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April is National Sexual Assault Awareness Month, a vital opportunity to raise public awareness about sexual violence and educate communities on how to address and prevent it. Sexual assault is closely tied to domestic and intimate partner violence. Nearly half of female victims of rape reported being assaulted by an intimate partner, and the majority of women who have experienced other forms of physical abuse from a partner have also been sexually assaulted by them. 

Here’s what everyone should know about the relationship between intimate partner abuse and sexual assault.

Understanding the Scope of the Crime

Although many people may not realize it, the crime of sexual assault within a relationship has far-reaching impacts on society.


A significant portion of sexual assault victims reports their attackers as intimate partners, a fact that reflects a deep betrayal within supposedly safe spaces and contexts. Women who have a disability, are pregnant, or are attempting to leave their abusers are at the greatest risk of intimate partner rape.


The long-term effects of sexual assault are incredibly harmful to women, their children, and society as a whole:

  • •   Survivors. The survivors of rape experience not just the violation itself (which, in a relationship, may recur as part of a pattern), but possibly also unwanted or unplanned pregnancies and the lasting effects of PTSD and trauma. Survivors who do not receive adequate intervention and holistic support services are more likely to develop mental health disorders such as depression and anxiety, antisocial behaviors, and substance abuse.
  • •   Society. Each year, the US spends over $8.3 billion addressing the individual and social impacts of intimate partner violence. These include lost days of survivor work and productivity, job loss, harm resulting from survivor substance abuse, and orphaned children, as many survivors are ultimately murdered by their partners. There are also the collective losses associated with an unprosecuted perpetrator committing similar crimes against others.

Recognizing the Power Dynamics

In order to understand and end intimate partner rape, it’s essential to know the motivations behind it and society’s role in contributing to human rights violations in this regard.

  • •   Control. Both sexual assault and domestic violence serve as mechanisms for perpetrators to exert power and control over the lives of survivors.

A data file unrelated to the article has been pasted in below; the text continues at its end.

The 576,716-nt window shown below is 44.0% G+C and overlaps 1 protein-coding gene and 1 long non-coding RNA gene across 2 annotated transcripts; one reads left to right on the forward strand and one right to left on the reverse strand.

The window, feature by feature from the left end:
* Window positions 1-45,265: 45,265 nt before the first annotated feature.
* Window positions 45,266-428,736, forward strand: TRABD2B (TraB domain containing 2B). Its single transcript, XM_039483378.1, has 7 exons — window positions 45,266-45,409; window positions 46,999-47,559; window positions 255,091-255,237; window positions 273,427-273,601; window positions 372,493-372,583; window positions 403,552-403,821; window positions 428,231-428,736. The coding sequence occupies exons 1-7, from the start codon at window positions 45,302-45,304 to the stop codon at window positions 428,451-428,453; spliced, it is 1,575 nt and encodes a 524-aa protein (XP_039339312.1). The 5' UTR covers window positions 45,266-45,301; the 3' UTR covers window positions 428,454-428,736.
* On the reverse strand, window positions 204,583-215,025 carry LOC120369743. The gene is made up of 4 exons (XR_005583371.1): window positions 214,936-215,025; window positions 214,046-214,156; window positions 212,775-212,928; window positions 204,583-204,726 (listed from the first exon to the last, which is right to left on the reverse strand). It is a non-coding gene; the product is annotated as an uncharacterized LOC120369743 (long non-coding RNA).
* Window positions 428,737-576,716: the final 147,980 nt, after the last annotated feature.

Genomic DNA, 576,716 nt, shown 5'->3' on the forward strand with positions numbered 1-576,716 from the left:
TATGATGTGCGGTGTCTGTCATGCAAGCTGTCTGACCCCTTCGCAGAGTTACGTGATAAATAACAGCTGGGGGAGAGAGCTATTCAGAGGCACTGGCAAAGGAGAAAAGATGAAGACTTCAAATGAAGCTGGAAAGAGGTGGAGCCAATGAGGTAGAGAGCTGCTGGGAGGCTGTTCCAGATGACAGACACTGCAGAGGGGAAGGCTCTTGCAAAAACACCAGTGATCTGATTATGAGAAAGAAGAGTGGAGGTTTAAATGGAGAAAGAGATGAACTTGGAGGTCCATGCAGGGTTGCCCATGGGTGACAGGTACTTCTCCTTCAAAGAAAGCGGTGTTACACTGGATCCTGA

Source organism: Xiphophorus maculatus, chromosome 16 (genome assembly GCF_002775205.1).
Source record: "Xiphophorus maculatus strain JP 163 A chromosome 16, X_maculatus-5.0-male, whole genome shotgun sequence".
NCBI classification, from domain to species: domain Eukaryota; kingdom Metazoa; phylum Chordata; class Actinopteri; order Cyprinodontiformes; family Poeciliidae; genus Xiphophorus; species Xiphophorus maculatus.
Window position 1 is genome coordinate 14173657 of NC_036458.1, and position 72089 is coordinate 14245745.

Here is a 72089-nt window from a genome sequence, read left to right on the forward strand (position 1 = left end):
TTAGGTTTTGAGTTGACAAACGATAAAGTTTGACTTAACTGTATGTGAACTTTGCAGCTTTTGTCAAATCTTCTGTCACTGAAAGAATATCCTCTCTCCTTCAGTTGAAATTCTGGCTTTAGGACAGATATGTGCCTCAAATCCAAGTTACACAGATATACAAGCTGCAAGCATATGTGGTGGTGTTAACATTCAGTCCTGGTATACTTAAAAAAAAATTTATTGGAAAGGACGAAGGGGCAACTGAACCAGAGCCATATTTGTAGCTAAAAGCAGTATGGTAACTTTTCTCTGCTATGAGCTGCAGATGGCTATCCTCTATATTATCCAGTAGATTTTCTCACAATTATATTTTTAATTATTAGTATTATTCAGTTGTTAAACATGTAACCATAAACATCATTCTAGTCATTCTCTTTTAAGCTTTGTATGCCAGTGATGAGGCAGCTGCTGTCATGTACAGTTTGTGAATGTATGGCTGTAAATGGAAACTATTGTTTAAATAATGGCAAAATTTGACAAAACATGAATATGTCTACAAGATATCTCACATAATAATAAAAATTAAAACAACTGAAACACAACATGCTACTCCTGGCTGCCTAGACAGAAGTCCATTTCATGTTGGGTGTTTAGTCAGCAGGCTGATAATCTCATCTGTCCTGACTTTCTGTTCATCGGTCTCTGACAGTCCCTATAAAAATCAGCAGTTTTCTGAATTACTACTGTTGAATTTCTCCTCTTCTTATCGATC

• •   Society’s influence. Societal norms and inequalities for people other than cisgender men contribute to a culture in which sexual assault and intimate partner violence are perpetuated, overwhelmingly against women and people in LGBTQ+ communities.

How You Can Support Survivors of Sexual Assault and Intimate Partner Violence

You can support survivors of sexual assault and the organizations that offer holistic services for survivors of intimate partner violence in any of the following ways:

  • •   Offer resources. Provide survivors with access to comprehensive support services, including counseling, legal assistance, and safe shelters.
  • •   Empower survivors. Support survivors through advocacy and education, ensuring they have the knowledge and resources to navigate their recovery journeys.
  • •   Engage with your community. Encourage community involvement in awareness campaigns and support networks to create a unified front against violence. Wear and display the color teal, which is the         official Sexual Assault Awareness Month color.
  • •   Educate the public. Seek out, support, and implement educational programs that focus on respect, consent, and healthy relationships from a young age.
  • •   Advocate. Campaign and vote for stronger laws and policies that protect survivors and hold perpetrators accountable.
  • •   Support systems and organizations that aid survivors. Ensure that legal and social support systems are accessible, survivor-friendly, and responsive to the needs of those affected by sexual assault and domestic violence. If you don’t have the ability to do this personally, support a nonprofit organization near you that does.

Protect Yourself and Others From Sexual Assault With CAWC

At Connections for Abused Women and Their Children (CAWC), we believe that everyone has a right to a life free of violence. Our mission to end sexual assault and domestic violence is rooted in education, service, and advocacy. In addition to working toward broader social change, we provide empowerment-based and trauma-informed support in the form of shelter, counseling, and advocacy to individuals affected by intimate partner violence and their children. 

If you or someone you know is actively experiencing the impacts of sexual violence, don’t hesitate to call our 24-hour hotline at 773-278-4566. For non-emergency support, reach out through our contact form today.

Want to help us protect more women and children? You can impact the life of a domestic violence survivor or a child who has witnessed domestic violence by donating to CAWC today or by supporting our work in other ways.